Other speakers at the event confirmed the need for Cancer Maps.
“What I needed as a breast cancer patient, as a 40-year-old with two kids and a husband, was a treatment map,” said Stacey Tinianov, breast cancer survivor and patient advocate. “I needed it on my smart phone, I needed it to tell me where the construction sites were, where the accidents were, and where traffic was moving well. Cancer Maps is exactly what I asked for.”
Elliott Fisher, MD, MPH, Director of The Dartmouth Institute, was particularly interested in how Cancer Maps might incorporate patients’ preferences; something he said many oncologists, “basically don’t think about.”
“People have different goals, preferences, and values in their lives,” Elliott said. For example, he said, the choice between different breast cancer surgeries should take into account how a woman feels about her breasts. “We fail to deliver the care that patients really value. I think Cancer Commons has the right answer.”
Other attendees said that Cancer Commons faces a major challenge in gathering data from doctors and researchers and communicating the knowledge that arises from it. However, they agreed that it must be done.
“We have the good fortune of entering an era now where we have enormous volumes of data…bringing it together is really important for empowering people to understand what their options are,” said Buzz Stewart, PhD, Vice President and Chief Research & Development Officer for Sutter Health. “It’s on Sutter and healthcare systems like ours to figure out how to unlock these data.”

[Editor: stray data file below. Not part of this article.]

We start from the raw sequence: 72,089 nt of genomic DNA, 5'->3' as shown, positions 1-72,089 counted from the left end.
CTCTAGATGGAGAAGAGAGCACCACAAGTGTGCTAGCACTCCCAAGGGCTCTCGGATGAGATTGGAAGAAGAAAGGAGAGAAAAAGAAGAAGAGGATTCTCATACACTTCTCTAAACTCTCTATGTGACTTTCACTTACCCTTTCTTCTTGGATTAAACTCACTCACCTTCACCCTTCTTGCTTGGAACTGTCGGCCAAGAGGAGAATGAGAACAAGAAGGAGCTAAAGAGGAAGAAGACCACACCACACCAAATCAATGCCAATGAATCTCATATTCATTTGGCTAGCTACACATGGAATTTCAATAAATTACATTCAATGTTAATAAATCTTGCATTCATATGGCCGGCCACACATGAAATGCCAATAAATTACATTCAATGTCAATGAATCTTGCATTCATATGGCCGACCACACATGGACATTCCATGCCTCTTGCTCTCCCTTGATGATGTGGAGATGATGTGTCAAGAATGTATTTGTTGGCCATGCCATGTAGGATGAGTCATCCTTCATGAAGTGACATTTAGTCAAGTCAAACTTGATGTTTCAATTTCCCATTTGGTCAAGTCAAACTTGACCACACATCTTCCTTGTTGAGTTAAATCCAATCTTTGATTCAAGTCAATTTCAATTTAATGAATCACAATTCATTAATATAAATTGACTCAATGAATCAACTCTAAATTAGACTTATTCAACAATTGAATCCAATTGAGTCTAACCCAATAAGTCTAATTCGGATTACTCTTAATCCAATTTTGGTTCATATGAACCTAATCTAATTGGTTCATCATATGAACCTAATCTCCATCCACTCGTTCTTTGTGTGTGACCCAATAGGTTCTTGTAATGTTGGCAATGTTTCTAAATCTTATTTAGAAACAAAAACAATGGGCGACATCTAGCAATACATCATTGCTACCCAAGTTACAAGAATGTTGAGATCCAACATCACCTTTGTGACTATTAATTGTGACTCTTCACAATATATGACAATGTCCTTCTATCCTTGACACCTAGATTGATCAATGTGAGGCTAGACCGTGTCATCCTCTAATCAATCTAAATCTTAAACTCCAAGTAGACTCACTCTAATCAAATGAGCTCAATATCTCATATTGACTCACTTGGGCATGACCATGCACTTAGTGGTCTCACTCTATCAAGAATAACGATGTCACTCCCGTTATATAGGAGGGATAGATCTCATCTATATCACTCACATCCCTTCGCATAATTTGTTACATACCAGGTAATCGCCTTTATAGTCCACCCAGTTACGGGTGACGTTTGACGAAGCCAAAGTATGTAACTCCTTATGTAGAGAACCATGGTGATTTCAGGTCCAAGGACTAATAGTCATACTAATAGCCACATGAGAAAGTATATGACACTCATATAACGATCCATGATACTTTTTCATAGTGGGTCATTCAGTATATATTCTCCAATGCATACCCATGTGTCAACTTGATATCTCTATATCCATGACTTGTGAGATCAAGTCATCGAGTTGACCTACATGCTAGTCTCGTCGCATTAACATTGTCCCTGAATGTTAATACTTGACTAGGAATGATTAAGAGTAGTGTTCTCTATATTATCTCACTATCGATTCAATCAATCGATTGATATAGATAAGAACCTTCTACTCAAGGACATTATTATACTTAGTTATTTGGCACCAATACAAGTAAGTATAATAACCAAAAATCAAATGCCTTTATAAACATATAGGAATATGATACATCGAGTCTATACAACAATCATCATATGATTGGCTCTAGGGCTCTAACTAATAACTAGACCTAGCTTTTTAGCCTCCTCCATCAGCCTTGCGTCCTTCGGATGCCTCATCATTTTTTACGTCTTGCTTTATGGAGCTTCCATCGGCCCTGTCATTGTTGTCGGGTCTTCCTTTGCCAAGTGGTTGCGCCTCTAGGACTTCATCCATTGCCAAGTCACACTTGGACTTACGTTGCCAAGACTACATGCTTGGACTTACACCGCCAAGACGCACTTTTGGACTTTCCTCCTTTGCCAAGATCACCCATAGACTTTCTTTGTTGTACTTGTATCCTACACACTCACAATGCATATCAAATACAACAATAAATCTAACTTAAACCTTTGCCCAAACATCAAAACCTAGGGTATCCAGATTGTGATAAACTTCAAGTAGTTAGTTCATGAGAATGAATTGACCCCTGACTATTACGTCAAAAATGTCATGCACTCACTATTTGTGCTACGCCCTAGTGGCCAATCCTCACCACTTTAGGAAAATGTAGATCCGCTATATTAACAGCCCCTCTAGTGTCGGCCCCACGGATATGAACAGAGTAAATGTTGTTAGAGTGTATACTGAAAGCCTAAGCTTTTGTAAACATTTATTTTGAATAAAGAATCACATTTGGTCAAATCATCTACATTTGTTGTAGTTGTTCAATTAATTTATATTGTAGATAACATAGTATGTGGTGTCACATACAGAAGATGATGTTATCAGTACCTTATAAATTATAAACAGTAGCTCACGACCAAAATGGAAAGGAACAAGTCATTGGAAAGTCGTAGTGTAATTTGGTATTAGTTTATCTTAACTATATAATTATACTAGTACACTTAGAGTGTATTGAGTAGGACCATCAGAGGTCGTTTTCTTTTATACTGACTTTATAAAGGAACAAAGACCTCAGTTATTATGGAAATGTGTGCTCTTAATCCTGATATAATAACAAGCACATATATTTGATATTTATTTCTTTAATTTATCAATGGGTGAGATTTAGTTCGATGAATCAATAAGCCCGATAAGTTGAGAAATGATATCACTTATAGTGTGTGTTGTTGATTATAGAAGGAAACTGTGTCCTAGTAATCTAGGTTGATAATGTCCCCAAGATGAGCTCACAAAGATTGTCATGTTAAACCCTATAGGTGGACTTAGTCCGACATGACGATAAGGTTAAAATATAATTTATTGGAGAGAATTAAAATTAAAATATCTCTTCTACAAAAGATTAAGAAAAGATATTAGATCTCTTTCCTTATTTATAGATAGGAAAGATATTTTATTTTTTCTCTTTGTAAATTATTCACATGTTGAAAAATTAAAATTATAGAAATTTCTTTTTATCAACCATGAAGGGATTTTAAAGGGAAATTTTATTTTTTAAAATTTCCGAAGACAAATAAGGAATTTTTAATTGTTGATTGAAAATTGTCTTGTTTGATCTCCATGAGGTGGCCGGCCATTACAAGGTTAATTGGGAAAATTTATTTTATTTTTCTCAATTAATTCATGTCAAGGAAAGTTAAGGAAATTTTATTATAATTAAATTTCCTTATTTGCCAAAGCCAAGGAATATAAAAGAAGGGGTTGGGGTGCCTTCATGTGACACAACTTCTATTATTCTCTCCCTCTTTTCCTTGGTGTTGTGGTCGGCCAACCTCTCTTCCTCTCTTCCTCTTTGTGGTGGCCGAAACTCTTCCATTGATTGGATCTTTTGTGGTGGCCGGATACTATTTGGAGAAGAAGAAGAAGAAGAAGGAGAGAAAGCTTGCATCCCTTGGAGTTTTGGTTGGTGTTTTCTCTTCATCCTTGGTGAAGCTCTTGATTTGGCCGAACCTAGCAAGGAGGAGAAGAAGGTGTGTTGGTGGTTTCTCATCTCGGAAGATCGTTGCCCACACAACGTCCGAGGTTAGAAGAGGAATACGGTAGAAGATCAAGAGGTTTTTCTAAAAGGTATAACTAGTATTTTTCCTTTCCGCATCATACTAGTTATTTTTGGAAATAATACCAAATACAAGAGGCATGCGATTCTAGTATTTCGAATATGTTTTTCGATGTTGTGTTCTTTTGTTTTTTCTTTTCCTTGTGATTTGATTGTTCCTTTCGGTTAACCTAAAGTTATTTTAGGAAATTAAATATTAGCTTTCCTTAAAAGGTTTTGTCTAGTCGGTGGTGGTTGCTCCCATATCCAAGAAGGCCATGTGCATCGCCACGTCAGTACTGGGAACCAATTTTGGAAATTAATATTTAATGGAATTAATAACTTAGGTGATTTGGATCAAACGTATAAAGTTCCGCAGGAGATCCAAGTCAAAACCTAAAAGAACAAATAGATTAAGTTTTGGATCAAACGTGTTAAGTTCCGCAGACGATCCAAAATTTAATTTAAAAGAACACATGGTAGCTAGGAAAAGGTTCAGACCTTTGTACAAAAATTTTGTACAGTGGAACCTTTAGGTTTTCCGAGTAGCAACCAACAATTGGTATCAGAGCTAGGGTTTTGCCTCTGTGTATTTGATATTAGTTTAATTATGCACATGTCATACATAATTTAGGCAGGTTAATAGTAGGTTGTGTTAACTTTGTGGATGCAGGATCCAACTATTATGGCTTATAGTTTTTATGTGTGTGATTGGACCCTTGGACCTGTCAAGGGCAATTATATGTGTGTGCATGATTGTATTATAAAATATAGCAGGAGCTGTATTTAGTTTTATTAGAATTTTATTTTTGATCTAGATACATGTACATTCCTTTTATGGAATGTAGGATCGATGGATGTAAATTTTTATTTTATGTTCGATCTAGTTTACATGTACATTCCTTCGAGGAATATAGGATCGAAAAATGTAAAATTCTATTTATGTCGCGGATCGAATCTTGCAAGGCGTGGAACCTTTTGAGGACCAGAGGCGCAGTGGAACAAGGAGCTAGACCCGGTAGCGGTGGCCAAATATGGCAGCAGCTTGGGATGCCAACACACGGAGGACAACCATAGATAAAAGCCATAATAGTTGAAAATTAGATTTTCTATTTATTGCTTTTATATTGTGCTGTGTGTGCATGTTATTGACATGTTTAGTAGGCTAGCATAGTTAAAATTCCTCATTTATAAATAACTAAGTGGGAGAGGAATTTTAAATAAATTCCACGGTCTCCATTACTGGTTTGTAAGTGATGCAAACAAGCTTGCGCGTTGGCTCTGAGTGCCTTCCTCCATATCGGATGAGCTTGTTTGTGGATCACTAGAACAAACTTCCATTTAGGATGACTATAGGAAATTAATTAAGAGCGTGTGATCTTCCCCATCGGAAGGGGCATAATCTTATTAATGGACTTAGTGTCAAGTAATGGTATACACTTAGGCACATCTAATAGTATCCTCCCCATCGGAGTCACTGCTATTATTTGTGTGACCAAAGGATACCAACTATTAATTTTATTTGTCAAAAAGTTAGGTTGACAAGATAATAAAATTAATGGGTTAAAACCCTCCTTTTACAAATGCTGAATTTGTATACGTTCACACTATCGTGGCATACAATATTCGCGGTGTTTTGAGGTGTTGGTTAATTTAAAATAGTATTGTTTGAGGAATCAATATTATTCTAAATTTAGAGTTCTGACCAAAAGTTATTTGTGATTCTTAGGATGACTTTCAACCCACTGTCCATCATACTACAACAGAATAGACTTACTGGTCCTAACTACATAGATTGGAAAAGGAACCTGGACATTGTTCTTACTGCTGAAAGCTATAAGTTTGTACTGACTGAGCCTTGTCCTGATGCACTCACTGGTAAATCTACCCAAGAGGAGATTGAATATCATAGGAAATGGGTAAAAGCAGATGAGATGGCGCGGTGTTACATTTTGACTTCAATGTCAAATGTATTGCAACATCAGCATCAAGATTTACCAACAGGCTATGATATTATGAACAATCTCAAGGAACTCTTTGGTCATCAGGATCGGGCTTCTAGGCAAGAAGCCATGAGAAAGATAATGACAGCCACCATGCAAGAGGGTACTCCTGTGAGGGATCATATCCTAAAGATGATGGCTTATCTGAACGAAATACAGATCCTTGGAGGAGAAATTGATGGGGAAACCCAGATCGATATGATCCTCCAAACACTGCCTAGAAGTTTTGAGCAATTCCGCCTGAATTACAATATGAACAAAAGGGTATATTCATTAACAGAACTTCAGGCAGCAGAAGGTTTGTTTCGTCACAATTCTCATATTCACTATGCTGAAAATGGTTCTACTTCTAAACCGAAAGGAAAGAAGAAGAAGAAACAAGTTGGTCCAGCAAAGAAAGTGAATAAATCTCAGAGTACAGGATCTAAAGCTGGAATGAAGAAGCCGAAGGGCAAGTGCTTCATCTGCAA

Sally Glaser, PhD, Director of the Greater Bay Area Cancer Registry, voiced hopes that Cancer Maps would reach all patients who could benefit from it. “Cancer affects people of all races, ethnicities, and socioeconomic levels,” she said. “[This raises] some considerable challenges for understanding the needs of, and communicating effectively with, that wide range of individuals.”
The need for Cancer Maps was perhaps best expressed by Cindi Cantril, RN, OCN, CBCN, MPH, Director of Oncology Service Lines/Patient Navigation at the Sutter Pacific Medical Foundation. Her job entails telling people they have cancer, then guiding them through the entire treatment journey to ensure they have the support they need.
“I get it, I know what Cancer Commons is doing,” Cindi said. “And I’m very excited about it because patients are lost, they’re terrified, and we’re asking them to make huge decisions about the rest of their life, in a short period of time.”
A pilot version of Cancer Maps will soon be launched for breast cancer, with the goal of integrating it into at least one healthcare institution to show how it can help patients in a clinical setting.
Ultimately, Dick said, Cancer Maps, “has the potential to save literally millions of lives and improve millions of treatments in a very short period of time.”